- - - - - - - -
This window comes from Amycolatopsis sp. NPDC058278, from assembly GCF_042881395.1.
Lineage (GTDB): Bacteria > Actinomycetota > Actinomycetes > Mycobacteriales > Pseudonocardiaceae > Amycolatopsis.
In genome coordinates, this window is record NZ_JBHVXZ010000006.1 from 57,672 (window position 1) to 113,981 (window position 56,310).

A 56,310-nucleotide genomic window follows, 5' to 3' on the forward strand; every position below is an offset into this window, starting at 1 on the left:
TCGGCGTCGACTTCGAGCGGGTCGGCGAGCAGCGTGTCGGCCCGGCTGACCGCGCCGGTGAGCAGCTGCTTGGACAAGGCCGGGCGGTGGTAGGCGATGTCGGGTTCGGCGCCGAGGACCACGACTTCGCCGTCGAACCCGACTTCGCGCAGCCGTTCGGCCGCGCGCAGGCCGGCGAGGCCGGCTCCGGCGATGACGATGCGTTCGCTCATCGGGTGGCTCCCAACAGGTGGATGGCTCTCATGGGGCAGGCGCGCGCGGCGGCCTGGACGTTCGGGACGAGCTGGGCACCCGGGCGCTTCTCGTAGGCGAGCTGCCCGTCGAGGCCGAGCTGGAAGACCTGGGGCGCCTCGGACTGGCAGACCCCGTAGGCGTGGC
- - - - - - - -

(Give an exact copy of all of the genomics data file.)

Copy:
This window comes from Amycolatopsis sp. NPDC058278, from assembly GCF_042881395.1.
Lineage (GTDB): Bacteria > Actinomycetota > Actinomycetes > Mycobacteriales > Pseudonocardiaceae > Amycolatopsis.
In genome coordinates, this window is record NZ_JBHVXZ010000006.1 from 57,672 (window position 1) to 113,981 (window position 56,310).

A 56,310-nucleotide genomic window follows, 5' to 3' on the forward strand; every position below is an offset into this window, starting at 1 on the left:
TCGGCGTCGACTTCGAGCGGGTCGGCGAGCAGCGTGTCGGCCCGGCTGACCGCGCCGGTGAGCAGCTGCTTGGACAAGGCCGGGCGGTGGTAGGCGATGTCGGGTTCGGCGCCGAGGACCACGACTTCGCCGTCGAACCCGACTTCGCGCAGCCGTTCGGCCGCGCGCAGGCCGGCGAGGCCGGCTCCGGCGATGACGATGCGTTCGCTCATCGGGTGGCTCCCAACAGGTGGATGGCTCTCATGGGGCAGGCGCGCGCGGCGGCCTGGACGTTCGGGACGAGCTGGGCACCCGGGCGCTTCTCGTAGGCGAGCTGCCCGTCGAGGCCGAGCTGGAAGACCTGGGGCGCCTCGGACTGGCAGACCCCGTAGGCGTGGC